Concentric Circles on a Map, version 3

Francis Gagnon
May 2, 2013

After my attempt at improving the concentric circles, Stephen Few was kind enough to provide more feedback: he still doesn’t like them.

Your experiments with concentric circles are interesting and it’s clear that you’re having fun exploring this, but the new version doesn’t seem to work any better than the first, even though you’ve eliminated the one annoying illusion. We’re still left trying to compare areas, and even though inner circles make this slightly easier, the comparison still requires too much effort and time. Also, to my eyes the patterns formed by the concentric circles are hard to look at–similar to targets on a gun range–which make me a bit dizzy. I appreciate your efforts to find a better solution, but I doubt that concentric circles will prove useful.

The concentric circles don’t make me dizzy, but I agree with the core of the arguments. If the goal was to equal bricks in ease-of-reading, then yes it is a failed attempt. But if the goal was to improve on plain shapes and colors to display quantities on a map, then it seem like a fair addition to the data visualization arsenal. Circles exist and are regularly used on maps and this is a suggestion to make them a little more precise.

I made a few more tweaks to the concentric circles. Here is version 3. I am starting to think that they should have been called “circular gridlines” ever since I replaced the circumferences with colored the area.

 circles v3
circles v3

The smallest circle has disappeared because the spacing was not constant: the small circle represented 1 unit; the next circle, 5 units; and the third, 10 units (1-5-10…). Now the interval is constant at 5 units (0-5-10-15). The result makes clear that the area grows much faster than the radius. I double and triple checked my numbers, but it seems that the inner circle is really the same area as each of the two rings. Truly, these areas are counter-intuitive.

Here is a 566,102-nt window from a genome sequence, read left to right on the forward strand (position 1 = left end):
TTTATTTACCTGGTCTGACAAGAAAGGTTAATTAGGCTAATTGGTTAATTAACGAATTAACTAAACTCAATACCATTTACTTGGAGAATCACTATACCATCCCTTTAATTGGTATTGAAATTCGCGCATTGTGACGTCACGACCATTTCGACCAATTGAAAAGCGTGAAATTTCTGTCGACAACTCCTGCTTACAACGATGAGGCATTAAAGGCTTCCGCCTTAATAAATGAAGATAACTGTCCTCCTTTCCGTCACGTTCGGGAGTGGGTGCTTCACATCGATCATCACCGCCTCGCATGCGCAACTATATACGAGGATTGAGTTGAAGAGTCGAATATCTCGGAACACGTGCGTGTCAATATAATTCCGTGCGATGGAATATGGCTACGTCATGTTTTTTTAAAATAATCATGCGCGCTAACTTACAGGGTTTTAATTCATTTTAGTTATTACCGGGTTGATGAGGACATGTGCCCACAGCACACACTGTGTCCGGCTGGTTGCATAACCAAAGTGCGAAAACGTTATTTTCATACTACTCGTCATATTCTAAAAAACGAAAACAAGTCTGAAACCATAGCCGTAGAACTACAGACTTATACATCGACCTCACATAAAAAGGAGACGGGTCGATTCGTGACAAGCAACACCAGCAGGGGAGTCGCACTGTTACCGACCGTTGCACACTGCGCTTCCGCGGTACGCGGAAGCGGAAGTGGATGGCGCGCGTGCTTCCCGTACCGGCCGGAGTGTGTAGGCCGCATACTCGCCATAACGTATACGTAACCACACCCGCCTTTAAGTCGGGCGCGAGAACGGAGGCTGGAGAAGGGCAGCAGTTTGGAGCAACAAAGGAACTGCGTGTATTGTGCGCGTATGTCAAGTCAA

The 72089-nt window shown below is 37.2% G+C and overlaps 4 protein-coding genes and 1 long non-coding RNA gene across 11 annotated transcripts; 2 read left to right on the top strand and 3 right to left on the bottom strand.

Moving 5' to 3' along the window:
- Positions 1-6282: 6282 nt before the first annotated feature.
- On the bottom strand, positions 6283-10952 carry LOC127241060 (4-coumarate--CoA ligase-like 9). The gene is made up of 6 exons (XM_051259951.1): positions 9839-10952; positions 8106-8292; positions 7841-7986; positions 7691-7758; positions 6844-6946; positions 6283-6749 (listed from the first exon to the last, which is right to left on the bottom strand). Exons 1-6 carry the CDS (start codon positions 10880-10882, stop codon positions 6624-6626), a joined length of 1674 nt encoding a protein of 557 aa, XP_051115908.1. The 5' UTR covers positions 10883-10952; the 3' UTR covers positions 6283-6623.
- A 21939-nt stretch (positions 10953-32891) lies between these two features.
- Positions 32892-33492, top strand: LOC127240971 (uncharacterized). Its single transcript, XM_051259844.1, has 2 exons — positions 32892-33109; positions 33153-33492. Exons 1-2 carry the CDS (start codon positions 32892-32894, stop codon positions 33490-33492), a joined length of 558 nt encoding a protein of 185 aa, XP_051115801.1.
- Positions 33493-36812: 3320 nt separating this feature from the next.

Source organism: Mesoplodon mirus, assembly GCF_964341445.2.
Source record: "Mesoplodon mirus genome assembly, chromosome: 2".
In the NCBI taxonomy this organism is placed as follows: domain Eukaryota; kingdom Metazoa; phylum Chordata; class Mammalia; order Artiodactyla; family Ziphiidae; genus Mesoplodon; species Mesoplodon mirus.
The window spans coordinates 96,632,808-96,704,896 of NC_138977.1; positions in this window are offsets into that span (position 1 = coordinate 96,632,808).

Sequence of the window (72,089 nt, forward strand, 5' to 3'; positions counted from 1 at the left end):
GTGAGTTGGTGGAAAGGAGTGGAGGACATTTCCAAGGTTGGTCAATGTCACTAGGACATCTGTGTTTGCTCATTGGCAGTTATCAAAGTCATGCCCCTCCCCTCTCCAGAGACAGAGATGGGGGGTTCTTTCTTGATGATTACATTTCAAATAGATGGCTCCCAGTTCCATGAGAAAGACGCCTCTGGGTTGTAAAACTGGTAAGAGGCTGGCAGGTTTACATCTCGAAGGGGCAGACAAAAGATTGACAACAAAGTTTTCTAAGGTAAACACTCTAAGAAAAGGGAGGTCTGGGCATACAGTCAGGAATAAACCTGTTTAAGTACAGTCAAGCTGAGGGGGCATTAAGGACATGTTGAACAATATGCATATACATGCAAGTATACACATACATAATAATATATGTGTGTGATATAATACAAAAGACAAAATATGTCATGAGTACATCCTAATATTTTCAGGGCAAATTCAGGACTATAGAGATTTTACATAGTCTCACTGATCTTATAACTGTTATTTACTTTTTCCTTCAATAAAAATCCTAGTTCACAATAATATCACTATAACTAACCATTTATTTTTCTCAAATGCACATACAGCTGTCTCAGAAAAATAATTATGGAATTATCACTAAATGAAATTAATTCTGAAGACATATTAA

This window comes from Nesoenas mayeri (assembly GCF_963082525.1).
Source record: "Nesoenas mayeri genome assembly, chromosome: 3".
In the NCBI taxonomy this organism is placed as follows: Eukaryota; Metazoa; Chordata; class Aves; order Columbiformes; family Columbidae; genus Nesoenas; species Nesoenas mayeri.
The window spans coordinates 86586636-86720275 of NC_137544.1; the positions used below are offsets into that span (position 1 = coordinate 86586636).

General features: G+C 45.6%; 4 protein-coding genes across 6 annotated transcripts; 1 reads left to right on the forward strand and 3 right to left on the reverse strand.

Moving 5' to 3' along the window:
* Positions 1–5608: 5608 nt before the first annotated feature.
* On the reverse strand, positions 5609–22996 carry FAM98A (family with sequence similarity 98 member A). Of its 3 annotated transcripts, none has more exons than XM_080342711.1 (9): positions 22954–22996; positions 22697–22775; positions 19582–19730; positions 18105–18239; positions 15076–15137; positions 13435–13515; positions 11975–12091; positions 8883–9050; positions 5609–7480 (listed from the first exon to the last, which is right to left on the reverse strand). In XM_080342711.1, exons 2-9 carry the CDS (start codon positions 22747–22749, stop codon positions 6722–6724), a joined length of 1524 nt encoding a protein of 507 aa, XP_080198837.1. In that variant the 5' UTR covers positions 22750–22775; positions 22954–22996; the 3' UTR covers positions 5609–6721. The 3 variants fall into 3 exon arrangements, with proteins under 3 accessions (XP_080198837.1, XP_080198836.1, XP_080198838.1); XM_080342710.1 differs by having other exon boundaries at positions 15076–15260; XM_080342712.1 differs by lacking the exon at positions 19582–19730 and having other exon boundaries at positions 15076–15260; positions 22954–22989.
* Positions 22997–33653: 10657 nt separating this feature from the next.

I now use white gridlines with the vague hope that they will be less dizzying, if that is truly a problem. The downside is that we can’t see when the value reaches a multiple of 5 units, like with the faint grey gridline, only when it exceeds it. That’s why I have a third row in the example above, to show more than one gridline at work. One is not limited to intervals of 5, of course, and a different interval would certainly work better in some cases.

Time to put the version 3 on a map and compare with the plain circles. Click for full size.

 Source of original map:
Source of original map:

So, which one seems clearer? For testing purposes, compare Texas and Louisiana. Washington and Oregon. Oklahoma and New Mexico. In these cases, the circular gridlines help me establish which one is largest, something I can’t quite do with the plain circles.

Stephen Few has very high standards, which I respect and wish I could meet, and he wrote that he will not endorse a method that uses area to encode data. Still, this is not about getting his coveted approval, but contributing to and engaging with the larger data visualization community. I would be interested to hear what you think and to see the result if some of you ever test the concentric circles on a real project.

Note: This is a screenshot of the original poll. It is no longer active now that we moved web platform.

Picture of Francis Gagnon

Francis Gagnon

Francis Gagnon is the founder of Voilà: (2013), an information design company specializing in sustainable development.

Discover our most recent thoughts​

Do you like to be informed?

Share our discoveries and follow our work by subscribing to our newsletter.

We will be happy to help you reveal your worth. Here is how you can reach us.